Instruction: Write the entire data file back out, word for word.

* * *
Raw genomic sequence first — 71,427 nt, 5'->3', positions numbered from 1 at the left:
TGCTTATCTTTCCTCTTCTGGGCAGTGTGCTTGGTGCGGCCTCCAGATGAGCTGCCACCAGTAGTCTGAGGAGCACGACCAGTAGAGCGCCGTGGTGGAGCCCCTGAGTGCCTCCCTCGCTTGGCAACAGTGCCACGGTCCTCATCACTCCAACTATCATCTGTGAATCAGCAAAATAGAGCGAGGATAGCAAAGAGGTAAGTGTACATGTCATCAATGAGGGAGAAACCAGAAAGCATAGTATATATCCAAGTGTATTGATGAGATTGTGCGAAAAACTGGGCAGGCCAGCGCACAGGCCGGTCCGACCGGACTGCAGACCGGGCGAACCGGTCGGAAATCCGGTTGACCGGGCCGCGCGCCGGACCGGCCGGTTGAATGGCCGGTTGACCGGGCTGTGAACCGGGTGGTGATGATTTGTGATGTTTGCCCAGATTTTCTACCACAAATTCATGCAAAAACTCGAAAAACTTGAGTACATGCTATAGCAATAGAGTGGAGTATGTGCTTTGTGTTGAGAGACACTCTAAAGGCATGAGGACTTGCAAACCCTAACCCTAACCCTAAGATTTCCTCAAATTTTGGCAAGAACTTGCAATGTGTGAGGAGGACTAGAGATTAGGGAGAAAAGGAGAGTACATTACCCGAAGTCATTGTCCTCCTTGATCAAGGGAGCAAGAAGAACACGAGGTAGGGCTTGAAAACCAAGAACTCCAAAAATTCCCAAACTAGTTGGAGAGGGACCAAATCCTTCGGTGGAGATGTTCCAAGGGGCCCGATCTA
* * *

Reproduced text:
Raw genomic sequence first — 71,427 nt, 5'->3', positions numbered from 1 at the left:
TGCTTATCTTTCCTCTTCTGGGCAGTGTGCTTGGTGCGGCCTCCAGATGAGCTGCCACCAGTAGTCTGAGGAGCACGACCAGTAGAGCGCCGTGGTGGAGCCCCTGAGTGCCTCCCTCGCTTGGCAACAGTGCCACGGTCCTCATCACTCCAACTATCATCTGTGAATCAGCAAAATAGAGCGAGGATAGCAAAGAGGTAAGTGTACATGTCATCAATGAGGGAGAAACCAGAAAGCATAGTATATATCCAAGTGTATTGATGAGATTGTGCGAAAAACTGGGCAGGCCAGCGCACAGGCCGGTCCGACCGGACTGCAGACCGGGCGAACCGGTCGGAAATCCGGTTGACCGGGCCGCGCGCCGGACCGGCCGGTTGAATGGCCGGTTGACCGGGCTGTGAACCGGGTGGTGATGATTTGTGATGTTTGCCCAGATTTTCTACCACAAATTCATGCAAAAACTCGAAAAACTTGAGTACATGCTATAGCAATAGAGTGGAGTATGTGCTTTGTGTTGAGAGACACTCTAAAGGCATGAGGACTTGCAAACCCTAACCCTAACCCTAAGATTTCCTCAAATTTTGGCAAGAACTTGCAATGTGTGAGGAGGACTAGAGATTAGGGAGAAAAGGAGAGTACATTACCCGAAGTCATTGTCCTCCTTGATCAAGGGAGCAAGAAGAACACGAGGTAGGGCTTGAAAACCAAGAACTCCAAAAATTCCCAAACTAGTTGGAGAGGGACCAAATCCTTCGGTGGAGATGTTCCAAGGGGCCCGATCTA